As mentioned above, these are still draft policy proposals, although encouragingly, recognising the relevance of the the first two sets of priorities is in line with CCC’s provisional decision to reject the University’s application for the Southern Slopes to be considered as a site for mass residential housing development.. We don’t yet know whether these commitments will be carried over into the final adopted policy framework or not. Each could in theory potentially be strengthened, weakened, or remain unchanged as the plan is finalised (and presumably, a range of vested interests have been, and will continue, to lobby vigorously to have any such constraints on a ‘development’ free-for-all diluted or abandoned).
What’s the timetable here? Like the Village Green at KCC level, 2014 will potentially be a key year. CCC have confirmed this in specifing a timeline earlier in the summer in their document Canterbury District Local Development Scheme which sets out the transition from draft LDP status to adopted LDP. December 2014 is specified there as the formal target date for LDP adoption, but in correspondence this month, the Planning Department have clarified there may be some slippage: There seems to be some uncertainty, although not nearly as much as in the Village Green Application process. They have indicated that they are currently working through all the comments received in the latest consultation round which closed at the end of August. The actual timeline next year partly depends on the national Planning Inspectorate itself (which must sign off all LDPs as appropriate and robust before they can be adopted). So it could be that early 2015, rather than december 2014, is the moment when the content of the final adopted LDP is actually settled.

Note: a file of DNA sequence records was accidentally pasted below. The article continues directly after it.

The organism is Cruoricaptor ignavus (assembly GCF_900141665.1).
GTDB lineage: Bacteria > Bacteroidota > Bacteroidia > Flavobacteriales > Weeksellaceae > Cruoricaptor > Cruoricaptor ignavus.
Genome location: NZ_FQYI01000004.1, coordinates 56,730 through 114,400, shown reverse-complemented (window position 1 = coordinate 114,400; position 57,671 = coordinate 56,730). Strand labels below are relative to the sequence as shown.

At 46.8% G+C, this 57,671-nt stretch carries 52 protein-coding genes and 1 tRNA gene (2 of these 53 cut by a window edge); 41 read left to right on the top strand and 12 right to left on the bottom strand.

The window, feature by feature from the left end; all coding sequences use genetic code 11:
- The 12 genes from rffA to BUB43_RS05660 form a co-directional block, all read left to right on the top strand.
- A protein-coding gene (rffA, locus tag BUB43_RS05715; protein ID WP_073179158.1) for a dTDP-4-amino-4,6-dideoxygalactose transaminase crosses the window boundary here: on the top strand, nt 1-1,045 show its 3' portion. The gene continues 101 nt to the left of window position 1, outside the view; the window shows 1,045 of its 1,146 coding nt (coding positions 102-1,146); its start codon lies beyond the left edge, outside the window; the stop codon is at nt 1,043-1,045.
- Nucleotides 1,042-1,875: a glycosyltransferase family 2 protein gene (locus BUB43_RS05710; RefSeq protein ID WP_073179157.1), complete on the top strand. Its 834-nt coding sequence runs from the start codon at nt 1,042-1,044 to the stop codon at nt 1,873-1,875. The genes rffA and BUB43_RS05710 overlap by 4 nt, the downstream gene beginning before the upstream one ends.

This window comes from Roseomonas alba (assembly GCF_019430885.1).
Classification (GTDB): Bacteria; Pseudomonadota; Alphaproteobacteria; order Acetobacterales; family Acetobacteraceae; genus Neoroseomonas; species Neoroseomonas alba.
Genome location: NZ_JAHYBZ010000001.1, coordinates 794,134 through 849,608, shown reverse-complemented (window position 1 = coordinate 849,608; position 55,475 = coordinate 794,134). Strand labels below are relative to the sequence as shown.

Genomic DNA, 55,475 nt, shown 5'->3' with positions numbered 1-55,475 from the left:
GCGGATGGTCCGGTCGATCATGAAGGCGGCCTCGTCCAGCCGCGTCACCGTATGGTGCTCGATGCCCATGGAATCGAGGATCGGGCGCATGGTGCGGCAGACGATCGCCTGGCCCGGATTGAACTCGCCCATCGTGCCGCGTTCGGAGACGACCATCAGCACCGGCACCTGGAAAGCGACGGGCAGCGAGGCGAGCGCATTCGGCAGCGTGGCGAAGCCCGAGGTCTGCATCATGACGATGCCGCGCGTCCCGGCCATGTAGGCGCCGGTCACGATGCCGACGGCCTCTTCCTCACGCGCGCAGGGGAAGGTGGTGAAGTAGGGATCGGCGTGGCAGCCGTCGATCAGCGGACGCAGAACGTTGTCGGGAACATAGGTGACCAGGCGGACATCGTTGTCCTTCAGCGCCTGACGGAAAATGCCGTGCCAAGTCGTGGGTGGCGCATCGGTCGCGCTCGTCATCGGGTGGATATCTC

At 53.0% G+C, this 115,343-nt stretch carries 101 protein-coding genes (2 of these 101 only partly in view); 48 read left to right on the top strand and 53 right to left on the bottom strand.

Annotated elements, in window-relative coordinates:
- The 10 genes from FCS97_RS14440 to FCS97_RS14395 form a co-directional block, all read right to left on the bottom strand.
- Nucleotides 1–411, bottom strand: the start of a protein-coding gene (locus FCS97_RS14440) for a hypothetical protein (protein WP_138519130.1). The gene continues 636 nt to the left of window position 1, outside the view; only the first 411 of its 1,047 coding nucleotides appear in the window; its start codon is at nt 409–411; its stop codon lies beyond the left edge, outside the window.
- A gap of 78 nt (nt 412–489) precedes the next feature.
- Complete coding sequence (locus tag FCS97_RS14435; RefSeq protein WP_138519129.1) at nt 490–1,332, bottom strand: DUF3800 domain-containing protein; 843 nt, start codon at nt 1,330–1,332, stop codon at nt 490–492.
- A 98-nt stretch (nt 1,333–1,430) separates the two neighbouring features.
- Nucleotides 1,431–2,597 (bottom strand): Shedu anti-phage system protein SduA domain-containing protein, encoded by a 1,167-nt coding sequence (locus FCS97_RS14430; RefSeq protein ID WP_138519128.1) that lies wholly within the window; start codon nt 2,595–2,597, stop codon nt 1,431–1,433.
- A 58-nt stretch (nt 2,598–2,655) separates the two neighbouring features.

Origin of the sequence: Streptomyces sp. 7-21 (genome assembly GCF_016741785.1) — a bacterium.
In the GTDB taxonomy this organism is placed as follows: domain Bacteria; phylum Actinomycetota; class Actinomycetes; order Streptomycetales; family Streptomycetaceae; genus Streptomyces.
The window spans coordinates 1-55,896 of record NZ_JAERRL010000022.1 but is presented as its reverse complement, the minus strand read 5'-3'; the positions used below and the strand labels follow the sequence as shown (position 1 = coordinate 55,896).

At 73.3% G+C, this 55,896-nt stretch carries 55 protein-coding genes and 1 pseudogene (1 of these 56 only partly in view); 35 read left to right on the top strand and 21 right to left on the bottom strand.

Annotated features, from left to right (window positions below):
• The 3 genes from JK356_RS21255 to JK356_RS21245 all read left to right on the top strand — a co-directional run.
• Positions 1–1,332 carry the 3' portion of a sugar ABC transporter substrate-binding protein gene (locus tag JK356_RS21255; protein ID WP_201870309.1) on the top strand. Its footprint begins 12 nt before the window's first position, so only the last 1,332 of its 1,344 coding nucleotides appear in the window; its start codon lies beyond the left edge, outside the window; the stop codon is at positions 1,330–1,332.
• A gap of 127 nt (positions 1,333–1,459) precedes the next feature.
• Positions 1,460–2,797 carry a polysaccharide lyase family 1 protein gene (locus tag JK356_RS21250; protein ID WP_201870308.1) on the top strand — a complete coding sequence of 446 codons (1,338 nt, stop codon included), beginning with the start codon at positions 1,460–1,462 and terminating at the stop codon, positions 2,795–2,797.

Foraging Update: chestnut time
Meanwhile, life goes on at the fields. The opportunities for members of the host and university community to harvest blackberries and apples from the unspoilt Southern Slopes have now passed, but others have come round. As thoughts turn to cold winter nights, for people relying on open fires or stoves for heating at home, plenty of kindling can be had from the wooded sections of the slopes. The two other obviously traditional ways in which nature’s bounty is still just about at a productive moment is in relation to chestnuts. Chaucer Fields and the broader Southern Slopes include some fine examples of both sweet chestnuts and horse chestnuts.
Sweet chestnuts can be simply roasted in said fires, or cooked using other methods as part of recipes. Personally, I have used them for beef casseroles in the past, although haven’t yet got round to that this year! Drop me an email if you’d like the recipe! By contrast, the horse chestnut provide us with conkers, used by generations of children for conker fights. As this game may be quite specific to the UK and Ireland, and this Blog now has a growing following of overseas readers, I thought I had better give a bit more information about this.
In “Conkers” a hole is drilled in a large, hard horse chestnut – “conker” – using a nail, gimletor small screwdriver. A piece of string is threaded through it about 25 cm (10 inches) long and large knot at one or both ends of the string secures the conker.
So, warmth, food and fun can currently all be had by taking advantage of what the Slopes currently have to offer…
And finally…. musical endnote
Music has long been an integral part of the efforts to raise awareness about the beauty and value of Chaucer Fields and the Southern Slopes as unspoilt shared green space. Informal playing and jamming have been an important feature of many picnics; Richard Navarro and Brendan Power’s version of “Big Yellow Taxi” focussing on the fields received attention in the local media, and a huge hit rate on youtube; and at the end of last year local acoustic group Roystercatchers helped raise funds for SCF by running a ceilidh